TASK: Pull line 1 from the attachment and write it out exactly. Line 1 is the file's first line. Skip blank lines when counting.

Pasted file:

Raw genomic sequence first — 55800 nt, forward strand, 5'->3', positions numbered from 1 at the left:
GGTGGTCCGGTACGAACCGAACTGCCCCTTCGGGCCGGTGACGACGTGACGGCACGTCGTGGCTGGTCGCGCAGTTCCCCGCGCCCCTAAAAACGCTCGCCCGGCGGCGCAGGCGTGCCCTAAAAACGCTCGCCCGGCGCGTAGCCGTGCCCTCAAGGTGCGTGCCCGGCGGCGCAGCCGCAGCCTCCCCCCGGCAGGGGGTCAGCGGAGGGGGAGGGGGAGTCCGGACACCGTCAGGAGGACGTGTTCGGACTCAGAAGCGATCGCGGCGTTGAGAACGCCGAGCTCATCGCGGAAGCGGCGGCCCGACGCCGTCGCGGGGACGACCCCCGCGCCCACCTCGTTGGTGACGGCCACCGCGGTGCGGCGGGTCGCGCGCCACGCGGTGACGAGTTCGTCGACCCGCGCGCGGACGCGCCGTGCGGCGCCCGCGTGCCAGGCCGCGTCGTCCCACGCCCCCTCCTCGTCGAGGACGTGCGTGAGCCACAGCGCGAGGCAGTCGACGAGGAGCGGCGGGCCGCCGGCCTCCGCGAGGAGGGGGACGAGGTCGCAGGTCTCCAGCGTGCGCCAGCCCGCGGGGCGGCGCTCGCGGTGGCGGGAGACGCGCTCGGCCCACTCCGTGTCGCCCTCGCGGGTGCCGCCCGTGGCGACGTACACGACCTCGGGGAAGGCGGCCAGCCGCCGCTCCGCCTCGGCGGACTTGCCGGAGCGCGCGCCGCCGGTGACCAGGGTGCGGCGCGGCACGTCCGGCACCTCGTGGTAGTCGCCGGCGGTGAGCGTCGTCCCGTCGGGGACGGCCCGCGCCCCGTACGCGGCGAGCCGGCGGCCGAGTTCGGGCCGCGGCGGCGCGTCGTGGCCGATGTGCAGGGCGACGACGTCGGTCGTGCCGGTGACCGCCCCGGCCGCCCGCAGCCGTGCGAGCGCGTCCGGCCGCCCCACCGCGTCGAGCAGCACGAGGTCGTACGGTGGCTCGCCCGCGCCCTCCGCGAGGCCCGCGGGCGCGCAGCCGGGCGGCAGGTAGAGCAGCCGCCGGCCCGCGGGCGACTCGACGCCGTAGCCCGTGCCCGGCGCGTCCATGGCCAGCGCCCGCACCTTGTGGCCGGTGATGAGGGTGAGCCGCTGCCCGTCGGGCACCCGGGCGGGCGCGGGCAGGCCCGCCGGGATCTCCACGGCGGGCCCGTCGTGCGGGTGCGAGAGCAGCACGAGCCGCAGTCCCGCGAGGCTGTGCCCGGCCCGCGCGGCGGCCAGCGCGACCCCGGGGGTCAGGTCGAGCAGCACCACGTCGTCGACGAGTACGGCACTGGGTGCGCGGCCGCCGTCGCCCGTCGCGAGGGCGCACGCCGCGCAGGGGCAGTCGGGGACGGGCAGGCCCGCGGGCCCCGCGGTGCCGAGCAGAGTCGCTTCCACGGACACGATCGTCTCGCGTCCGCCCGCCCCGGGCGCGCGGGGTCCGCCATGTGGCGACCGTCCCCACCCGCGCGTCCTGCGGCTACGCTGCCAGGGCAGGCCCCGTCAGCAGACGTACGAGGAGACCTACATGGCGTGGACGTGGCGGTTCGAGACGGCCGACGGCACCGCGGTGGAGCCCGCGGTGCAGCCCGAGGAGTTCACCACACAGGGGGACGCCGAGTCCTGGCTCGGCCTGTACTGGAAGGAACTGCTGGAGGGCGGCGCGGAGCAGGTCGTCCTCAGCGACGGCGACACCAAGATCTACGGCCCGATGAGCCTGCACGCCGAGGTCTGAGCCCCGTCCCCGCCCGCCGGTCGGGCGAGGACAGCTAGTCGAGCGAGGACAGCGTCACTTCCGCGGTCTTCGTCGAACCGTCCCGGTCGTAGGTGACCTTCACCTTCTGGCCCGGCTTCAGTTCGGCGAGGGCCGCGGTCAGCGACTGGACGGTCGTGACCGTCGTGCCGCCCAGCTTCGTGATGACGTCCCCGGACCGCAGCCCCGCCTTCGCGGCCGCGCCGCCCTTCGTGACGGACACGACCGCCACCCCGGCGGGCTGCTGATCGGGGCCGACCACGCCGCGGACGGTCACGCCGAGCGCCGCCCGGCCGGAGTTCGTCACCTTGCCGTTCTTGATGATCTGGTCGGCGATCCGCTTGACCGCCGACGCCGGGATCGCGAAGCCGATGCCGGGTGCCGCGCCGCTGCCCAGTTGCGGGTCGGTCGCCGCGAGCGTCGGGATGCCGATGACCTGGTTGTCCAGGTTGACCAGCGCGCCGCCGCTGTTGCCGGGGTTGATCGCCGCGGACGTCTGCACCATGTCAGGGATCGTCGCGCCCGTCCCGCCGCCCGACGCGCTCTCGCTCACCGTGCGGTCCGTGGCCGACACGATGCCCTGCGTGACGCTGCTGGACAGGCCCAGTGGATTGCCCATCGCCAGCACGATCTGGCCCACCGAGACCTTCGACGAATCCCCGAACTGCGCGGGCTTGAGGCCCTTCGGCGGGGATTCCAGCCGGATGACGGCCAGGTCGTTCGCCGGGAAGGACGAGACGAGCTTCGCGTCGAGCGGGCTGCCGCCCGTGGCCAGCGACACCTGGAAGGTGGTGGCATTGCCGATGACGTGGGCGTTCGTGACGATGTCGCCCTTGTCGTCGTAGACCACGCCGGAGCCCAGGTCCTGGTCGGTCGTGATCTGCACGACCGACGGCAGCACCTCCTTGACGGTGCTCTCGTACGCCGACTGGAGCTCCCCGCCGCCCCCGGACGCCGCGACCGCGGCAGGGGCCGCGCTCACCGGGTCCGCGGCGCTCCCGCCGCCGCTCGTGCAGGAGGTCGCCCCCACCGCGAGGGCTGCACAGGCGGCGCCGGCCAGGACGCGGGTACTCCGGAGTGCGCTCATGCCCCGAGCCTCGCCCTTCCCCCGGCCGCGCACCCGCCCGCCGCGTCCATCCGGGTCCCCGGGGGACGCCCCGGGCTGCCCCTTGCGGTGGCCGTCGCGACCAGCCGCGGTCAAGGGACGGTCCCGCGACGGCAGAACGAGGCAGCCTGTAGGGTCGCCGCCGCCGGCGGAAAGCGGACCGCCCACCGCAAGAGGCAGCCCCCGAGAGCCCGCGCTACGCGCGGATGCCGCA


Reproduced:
Raw genomic sequence first — 55800 nt, forward strand, 5'->3', positions numbered from 1 at the left: